Our finding that pro-tobacco advertisements increased odds of e-cigarettes use by 1.72 times, is similar to a study that found exposure to tobacco product advertisements raised e-cigarette awareness11. This suggests that those who are aware of or use e-cigarettes may be more attentive to or have greater exposure to tobacco-related messages. Tobacco promotion advertisements may market e-cigarettes as socially attractive, with celebrity endorsement and stylish design, and availability in a wide range of flavors21. There is a need to regulate tobacco promotion advertising and promotion concerning e-cigarette marketing.

We also found exposure to SHS increased odds of e-cigarette use among traditional school students, but this correlation was of borderline significance among vocational school students. The newly revised Regulations of Shanghai Municipality on smoking control in public places came into effect on 1 March 2017 and bans smoking in all indoor areas22. In spite of this, SHS exposure still remains a serious problem, as we found 42.6% of respondents had high exposure to SHS overall. Another study reported that the prevalence of passive smoking among traditional middle (67%) and high (63.2%) school students was lower than at vocational schools (75.6%) in Shanghai23. Given the risks of exposure to SHS and its influence on e-cigarette use, reducing exposure to SHS requires the joint efforts of the whole of society.

We found odds of e-cigarette use were higher among those having more friends as smokers, and this association was more significant among traditional school students. A study among Finnish adolescents19 drew similar conclusions that friends were the main source of e-cigarette initiation. Adolescents tend to consider e-cigarettes as attractive, less harmful, and less addictive if their friends are users8. Schools are thus recommended to make full use of peer education to disseminate accurate information on e-cigarette use and encourage positive learning. Similarly, consistent with existing studies1, we found adolescents whose parents were both smokers had twice the odds of using e-cigarettes. Parents’ smoking can have a subtle influence on teenagers24; it is possible that living with people who smoke can increase awareness and use of e-cigarettes25. Therefore, parents are encouraged to create a smoke-free environment at home.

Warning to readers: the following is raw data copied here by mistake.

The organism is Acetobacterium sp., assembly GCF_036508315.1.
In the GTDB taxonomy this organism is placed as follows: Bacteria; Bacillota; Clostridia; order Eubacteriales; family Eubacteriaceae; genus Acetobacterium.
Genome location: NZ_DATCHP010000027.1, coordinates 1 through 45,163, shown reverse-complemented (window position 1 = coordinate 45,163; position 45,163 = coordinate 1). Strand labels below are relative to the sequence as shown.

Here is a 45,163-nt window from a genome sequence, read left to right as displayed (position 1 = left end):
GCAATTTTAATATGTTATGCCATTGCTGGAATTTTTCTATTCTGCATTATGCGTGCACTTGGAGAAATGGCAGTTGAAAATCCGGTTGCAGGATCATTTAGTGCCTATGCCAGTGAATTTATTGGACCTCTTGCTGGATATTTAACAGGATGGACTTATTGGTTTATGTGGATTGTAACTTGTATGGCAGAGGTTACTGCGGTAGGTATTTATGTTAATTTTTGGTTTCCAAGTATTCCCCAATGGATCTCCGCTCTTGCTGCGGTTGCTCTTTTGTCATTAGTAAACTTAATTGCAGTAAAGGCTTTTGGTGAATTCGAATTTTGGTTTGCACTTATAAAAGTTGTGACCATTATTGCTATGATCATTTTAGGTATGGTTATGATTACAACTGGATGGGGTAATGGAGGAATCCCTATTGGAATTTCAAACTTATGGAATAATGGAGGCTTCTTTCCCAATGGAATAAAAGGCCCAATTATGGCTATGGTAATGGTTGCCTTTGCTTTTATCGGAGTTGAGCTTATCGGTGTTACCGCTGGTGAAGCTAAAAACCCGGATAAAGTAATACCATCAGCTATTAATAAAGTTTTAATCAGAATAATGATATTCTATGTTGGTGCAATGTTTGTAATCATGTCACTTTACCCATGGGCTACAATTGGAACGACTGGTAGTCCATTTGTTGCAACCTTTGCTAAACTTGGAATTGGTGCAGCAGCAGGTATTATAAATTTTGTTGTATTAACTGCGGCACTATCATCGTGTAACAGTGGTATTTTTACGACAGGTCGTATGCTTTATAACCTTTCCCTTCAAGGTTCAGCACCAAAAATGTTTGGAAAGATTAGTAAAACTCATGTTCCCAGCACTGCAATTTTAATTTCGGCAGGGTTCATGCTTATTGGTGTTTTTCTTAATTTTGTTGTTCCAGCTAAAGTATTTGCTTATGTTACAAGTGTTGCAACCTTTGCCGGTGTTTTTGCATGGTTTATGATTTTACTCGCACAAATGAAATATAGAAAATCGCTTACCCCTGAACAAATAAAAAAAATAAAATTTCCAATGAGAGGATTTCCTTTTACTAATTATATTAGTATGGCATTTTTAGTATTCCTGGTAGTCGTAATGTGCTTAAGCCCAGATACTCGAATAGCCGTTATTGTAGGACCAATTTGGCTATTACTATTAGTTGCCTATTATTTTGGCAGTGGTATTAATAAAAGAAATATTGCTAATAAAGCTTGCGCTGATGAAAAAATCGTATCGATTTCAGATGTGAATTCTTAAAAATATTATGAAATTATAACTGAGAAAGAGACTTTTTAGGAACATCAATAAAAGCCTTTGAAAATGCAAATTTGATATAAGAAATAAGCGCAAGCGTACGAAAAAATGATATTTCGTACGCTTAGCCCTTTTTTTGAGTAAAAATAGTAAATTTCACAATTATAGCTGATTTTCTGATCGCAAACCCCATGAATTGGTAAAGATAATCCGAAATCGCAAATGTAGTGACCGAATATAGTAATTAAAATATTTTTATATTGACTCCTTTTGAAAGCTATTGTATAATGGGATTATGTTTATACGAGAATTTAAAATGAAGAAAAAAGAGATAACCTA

There was also a positive correlation between monthly allowance and odds of e-cigarette use. This finding is consistent with a study among Canadian youth that found having more pocket money was positively associated with e-cigarette use26. Pocket money was also associated with cigarette smoking among teenagers27. Adolescents with higher monthly allowance have extra money to spend and, thus, can afford e-cigarettes8. There is a need for parents and educators to limit and monitor teens’ use of their monthly allowance.

Strengths and limitations

Our study has several limitations. First, due to the cross-sectional design, causal inference cannot be drawn. Longitudinal studies are needed to examine causal relationships between e-cigarette use and its correlates. Second, our study only surveyed adolescents in Shanghai, so our results may not represent all Chinese adolescents. Nonetheless, our study is one of the earliest studies examining this topic. Third, our study only analyzed ever use of e-cigarettes due to a low prevalence rate of current use, thus the degree of severity of e-cigarette use might not be fully captured.